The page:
The following are three distribution automation applications:

  1. Conservation Voltage Reduction (CVR)

  2. Volt/Var Optimization

  3. Fault Location Isolation and Service Restoration (FLISR)


Let us take a closer look at conservation voltage reduction (CVR) in this blog. I will cover the other two applications in upcoming blogs so stay tuned!). CVR can save utilities hundreds of thousands of dollars annually in following areas:

  1. Fuel Savings

  2. Peak over-take penalties

  3. Capital deferment projects … allows increased capacity

  4. GHG reductions


Here is how this works … When supplying power to a customer premise, utilities must comply to ANSI C84.1. ANSI C84.1 states that voltage at the customer premise must by +/- 5% of reference voltage. So, if we take 120 volts as our reference, voltage must be maintained between 126 Volts and 114 volts.

In order to meet ANSI standards utilities typically adjust their Load Tap Changers (LTC) and voltage regulators to take into account for voltage drop due to system load across the feeder. Since not many, if any voltages are measure along the feeder, utilities typically use “rules of thumb”, often very conservative, to set the voltage.

CVR is an application designed to decrease network voltages in order to reduce the energy required to supply the load as power is proportional to voltage squared. Thus a 1% voltage reduction translates to a 2% power reduction. CVR programs usually achieve from 0.5 to 3% power reductions.

This is good, but CVR can be more efficient with 5G by providing the characteristics supporting a full IoT implementation across the entire system. An IoT model consisting of 5G coupled with low cost sensors and protocols can monitor voltages right at the customer premise where CVR programs can obtain real time updates on network voltages at every customer premise as well as LTC’s and voltage regulators to optimize voltages along the feeder network to reduce power to an absolute minimum.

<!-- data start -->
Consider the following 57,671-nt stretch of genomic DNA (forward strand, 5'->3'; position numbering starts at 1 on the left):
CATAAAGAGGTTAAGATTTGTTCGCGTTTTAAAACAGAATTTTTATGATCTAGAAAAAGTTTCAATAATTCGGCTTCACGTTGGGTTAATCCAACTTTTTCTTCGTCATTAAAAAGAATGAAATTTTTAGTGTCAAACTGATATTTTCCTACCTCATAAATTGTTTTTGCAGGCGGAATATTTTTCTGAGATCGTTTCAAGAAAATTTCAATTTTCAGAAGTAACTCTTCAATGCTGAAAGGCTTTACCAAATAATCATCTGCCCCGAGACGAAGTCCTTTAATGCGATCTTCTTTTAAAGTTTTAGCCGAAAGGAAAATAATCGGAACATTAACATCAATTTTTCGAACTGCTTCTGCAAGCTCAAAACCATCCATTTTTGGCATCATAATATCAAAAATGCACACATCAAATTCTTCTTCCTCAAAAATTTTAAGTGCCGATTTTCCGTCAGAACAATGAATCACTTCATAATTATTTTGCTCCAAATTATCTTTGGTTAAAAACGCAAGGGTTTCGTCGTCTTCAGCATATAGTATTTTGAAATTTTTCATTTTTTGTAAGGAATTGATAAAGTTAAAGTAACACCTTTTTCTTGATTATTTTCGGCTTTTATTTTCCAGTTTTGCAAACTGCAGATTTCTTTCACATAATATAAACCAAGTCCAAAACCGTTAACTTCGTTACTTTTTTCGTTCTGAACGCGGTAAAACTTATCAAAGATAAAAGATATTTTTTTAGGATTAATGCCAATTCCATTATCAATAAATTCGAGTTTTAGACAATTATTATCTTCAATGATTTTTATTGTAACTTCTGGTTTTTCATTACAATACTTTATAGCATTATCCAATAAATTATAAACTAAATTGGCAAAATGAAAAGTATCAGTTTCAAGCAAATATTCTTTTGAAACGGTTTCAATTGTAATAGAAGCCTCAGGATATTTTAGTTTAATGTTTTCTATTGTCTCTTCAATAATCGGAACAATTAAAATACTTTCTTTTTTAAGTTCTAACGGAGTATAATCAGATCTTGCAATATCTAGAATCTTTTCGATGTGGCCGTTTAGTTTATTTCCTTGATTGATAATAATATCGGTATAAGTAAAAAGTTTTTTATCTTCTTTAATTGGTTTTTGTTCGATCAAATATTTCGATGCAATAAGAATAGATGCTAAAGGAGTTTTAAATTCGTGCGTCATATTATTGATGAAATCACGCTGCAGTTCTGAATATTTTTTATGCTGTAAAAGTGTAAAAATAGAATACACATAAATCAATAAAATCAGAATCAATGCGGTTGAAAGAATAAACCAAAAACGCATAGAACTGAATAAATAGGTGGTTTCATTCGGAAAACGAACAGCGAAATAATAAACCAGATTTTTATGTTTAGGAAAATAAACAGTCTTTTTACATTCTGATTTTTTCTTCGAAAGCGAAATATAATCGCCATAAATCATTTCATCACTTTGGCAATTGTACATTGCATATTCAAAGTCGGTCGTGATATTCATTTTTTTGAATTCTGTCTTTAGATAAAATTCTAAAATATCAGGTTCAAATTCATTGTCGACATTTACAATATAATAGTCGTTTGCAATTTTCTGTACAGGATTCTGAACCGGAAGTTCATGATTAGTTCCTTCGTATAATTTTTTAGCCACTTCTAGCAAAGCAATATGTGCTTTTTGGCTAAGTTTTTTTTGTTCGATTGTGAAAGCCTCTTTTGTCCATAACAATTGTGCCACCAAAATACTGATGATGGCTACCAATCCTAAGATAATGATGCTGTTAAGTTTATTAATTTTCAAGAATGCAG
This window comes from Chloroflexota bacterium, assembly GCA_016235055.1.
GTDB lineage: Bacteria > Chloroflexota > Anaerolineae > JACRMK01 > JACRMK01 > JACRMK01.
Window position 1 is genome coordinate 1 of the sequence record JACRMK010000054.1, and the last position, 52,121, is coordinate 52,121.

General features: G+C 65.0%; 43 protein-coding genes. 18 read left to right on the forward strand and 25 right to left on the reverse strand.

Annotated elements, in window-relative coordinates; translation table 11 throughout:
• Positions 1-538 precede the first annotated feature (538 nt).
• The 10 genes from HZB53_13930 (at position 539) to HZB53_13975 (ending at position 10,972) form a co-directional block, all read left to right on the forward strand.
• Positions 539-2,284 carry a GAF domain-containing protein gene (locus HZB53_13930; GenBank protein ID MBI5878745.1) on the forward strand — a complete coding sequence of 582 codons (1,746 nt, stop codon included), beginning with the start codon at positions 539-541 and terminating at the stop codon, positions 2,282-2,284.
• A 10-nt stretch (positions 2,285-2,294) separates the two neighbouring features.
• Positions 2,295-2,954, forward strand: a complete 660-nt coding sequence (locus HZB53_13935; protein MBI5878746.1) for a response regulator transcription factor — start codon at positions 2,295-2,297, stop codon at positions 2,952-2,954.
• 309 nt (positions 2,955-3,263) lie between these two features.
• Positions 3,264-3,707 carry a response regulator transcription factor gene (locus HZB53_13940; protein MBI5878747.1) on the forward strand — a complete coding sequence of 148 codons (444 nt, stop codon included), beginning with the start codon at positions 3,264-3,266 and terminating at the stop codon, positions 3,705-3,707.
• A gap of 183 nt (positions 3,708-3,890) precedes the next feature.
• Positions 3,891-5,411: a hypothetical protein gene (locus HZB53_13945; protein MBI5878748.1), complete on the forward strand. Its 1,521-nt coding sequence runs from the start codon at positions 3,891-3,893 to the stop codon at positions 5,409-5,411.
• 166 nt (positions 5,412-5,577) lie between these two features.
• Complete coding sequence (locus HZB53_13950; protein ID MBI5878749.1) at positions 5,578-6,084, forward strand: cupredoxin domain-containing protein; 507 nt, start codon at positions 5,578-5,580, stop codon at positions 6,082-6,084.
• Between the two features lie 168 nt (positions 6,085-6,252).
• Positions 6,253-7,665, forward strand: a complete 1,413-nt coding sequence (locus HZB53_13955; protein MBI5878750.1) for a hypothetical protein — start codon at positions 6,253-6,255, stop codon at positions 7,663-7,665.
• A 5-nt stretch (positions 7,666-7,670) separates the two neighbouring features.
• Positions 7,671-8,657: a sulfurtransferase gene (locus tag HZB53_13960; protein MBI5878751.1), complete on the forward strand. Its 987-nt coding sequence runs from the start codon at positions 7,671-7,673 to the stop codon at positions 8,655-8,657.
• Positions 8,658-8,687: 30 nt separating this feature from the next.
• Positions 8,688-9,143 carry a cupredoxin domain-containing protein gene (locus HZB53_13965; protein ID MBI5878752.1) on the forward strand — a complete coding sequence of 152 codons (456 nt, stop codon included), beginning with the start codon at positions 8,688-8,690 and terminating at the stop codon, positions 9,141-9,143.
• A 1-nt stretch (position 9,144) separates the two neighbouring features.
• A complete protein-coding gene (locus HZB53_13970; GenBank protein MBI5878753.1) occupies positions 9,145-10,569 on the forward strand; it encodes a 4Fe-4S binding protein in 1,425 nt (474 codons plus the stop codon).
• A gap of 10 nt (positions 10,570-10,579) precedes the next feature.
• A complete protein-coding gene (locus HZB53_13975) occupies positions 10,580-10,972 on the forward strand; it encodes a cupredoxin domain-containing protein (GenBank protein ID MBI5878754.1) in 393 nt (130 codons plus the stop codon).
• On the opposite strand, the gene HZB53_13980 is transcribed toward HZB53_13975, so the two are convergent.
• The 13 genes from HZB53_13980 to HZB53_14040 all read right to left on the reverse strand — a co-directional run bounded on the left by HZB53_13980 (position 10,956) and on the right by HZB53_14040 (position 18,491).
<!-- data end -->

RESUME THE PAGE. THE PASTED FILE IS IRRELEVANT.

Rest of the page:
Using 5G and low cost IoT sensors to provide precise voltage measurements instead of “rules of thumb” or engineering estimates should improve CVR load reduction by another 1 or 2 %.


Transitioning to such a new technology will require transformational leadership. Technical requirements will have to be clarified, R&D programs will have to be implemented, design for manufacturability on a large scale will be imperative, cost targets identified, roll out plans and schedules created, and lastly a “go to market” strategy agreed upon.

Presently, there is a great opportunity for smaller tech companies to obtain incredible market share if they make the right decisions and invest in this new type of technology leadership. I believe the utility associated tech companies, who embrace dynamic technology leadership to plan and execute the near-by future, will be laying the foundation towards becoming the largest and most successful Company in the industry.

Chief Technology Officer

Energy & Utilities

VNCTech Group



Dallas, Texas, USA

VNC Technologies Company